Kenze’s eyes flickered open. Uncle Korze was snoring loudly beside him, and the stench of fetid milk filled the little geodesic tent. But it wasn’t the smell that awoke him (Emperor knew he was used to that), or the reverberating snores. It was oppressively warm and stuffy in the tent, almost a smothering weight - as if a huge summer storm was forming above them in the dark night. But it wasn’t that, either.

He heard chimes, tinkling and chinking discordantly; tuneless and continuous.

Kenze kicked out at his uncle, who merely grunted, smacked his lips, and continued to snore.

Were the chimes louder? They seemed to surround them now. Was the air heavier?

‘Uncle! For feck’s sake, wake up!’ He kicked again, much harder.

‘WHAT THE FECKING HELL, BOY!’ Korst was bolt upright, dimly silhouetted against the tent wall. Kenze saw a fist razed.

‘Uncle! Listen!’

The fist was slowly lowered. ‘What the feck is that?’

The chiming was louder. Whatever made the sound was all around them.

‘Is it somebody else’s herd, Uncle?’

‘Told you before, boy, there’s nobody else on this pasture. Stick your head out and take a look.’

‘Me? Why –’

‘No arguing! Do as I tell you! Quickly now.’

Muttering under his breath and trying not to tremble, Kenze crawled over to the tent’s entrance. For a moment he paused. The chimes still sounded the same. He tentatively broke the tent’s door seal, listened once more. No change, other than perhaps another slight increase in volume. He pushed his head gradually through the door, not realising his eyes were closed until he opened them.

‘Well, boy, what do you see?’ hissed Uncle Korze from behind.

‘Nothing.’

‘Nothing? What’s making that fecking din, then? The fecking stars?’

‘Perhaps, uncle. There’s a mist everywhere. A thick one. The ringing’s coming from that.’

‘Musical mist, boy? Have you been at the milk while I was sleeping? Get out so I can have a look.’

The two stood before the tent, gazing about. But there was indeed nothing to see but a slightly glowing mist rising from the damp grass within a couple of meters of them, becoming impenetrable within a further meter.

Abruptly, there was silence.

Until another sound, quite clear and unidirectional: a voice.

‘That’ll learn ya,’ it said.

-oOo-


Kenze and his uncle managed to claw their way off the bay, finding the cleft through which they had entered it more by chance than design. There they discovered the tail-end of their bovine herd, clattering away from them in spite of their hobbles, bellowing in terror. Herders and herd all clambered in clumsy panic through the almost pitch-dark cleft, the former kicking and thumping at the rumps of the latter to goad them into even greater exertion.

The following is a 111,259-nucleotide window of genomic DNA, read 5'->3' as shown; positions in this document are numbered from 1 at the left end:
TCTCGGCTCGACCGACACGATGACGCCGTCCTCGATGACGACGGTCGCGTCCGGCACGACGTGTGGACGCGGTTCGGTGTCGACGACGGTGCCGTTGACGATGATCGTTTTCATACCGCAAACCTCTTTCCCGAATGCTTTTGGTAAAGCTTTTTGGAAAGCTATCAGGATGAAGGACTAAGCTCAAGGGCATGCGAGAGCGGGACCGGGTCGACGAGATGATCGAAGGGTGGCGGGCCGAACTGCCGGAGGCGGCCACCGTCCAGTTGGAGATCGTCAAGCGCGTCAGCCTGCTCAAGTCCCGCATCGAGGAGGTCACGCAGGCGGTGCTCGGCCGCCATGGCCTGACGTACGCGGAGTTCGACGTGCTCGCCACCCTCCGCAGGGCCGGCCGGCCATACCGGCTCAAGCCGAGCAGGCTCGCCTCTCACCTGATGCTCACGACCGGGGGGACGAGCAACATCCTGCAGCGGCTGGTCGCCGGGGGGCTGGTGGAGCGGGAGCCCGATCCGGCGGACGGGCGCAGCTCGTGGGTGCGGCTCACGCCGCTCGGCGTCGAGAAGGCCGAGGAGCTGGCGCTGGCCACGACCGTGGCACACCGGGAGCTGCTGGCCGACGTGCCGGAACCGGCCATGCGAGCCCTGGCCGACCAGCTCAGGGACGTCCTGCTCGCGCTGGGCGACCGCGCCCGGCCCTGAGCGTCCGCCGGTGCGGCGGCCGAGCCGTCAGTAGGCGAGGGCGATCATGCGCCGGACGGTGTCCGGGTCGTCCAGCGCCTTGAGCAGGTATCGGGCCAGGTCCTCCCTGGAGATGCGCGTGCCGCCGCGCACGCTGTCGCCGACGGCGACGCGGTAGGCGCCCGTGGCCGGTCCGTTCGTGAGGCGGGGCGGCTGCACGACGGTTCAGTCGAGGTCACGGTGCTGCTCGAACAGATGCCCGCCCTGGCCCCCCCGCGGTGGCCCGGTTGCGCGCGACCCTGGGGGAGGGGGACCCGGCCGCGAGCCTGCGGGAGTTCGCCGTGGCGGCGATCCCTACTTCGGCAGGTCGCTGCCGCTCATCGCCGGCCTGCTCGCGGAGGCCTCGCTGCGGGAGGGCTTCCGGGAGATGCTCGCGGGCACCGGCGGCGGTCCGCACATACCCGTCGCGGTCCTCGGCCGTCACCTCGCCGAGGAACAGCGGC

Behind them, from Black Freighter Bay, they thought to hear the resumption of the discordant chimes. They knew that the curse was still not lifted there. That the long-ago dead and dying of that nameless town still dangled, pierced and punctured, from mouth and nose, eyes and ears.

And Nina, smiling, yet walked amongst them.

It was to be the High Northwest for Kenze, Uncle Korze, and their charges after all.


END
Last edited by Chun the Unavoidable on Thu Apr 26, 2018 8:50 pm, edited 3 times in total.
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Re: Nina's Revenge: a Tale of the Black Freighter[updtd18/4/

Postby Chun the Unavoidable » Wed Apr 18, 2018 7:22 pm

Just to annoy me, I've had to continue the story above due to the character count. One more update to complete matters.
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Re: Nina's Revenge: a Tale of the Black Freighter [COMPLETE]

Postby Chun the Unavoidable » Tue Apr 24, 2018 8:42 pm

Three years plus to write 10,500 words. Jesus.

I'll do a reread, polish/scour whatever needs such attention, and note here whatever changes I might make if there are any worth noting. Other than that (and -though they say never say never- as far as writing 40k is concerned): stick a fork in me, I'm done.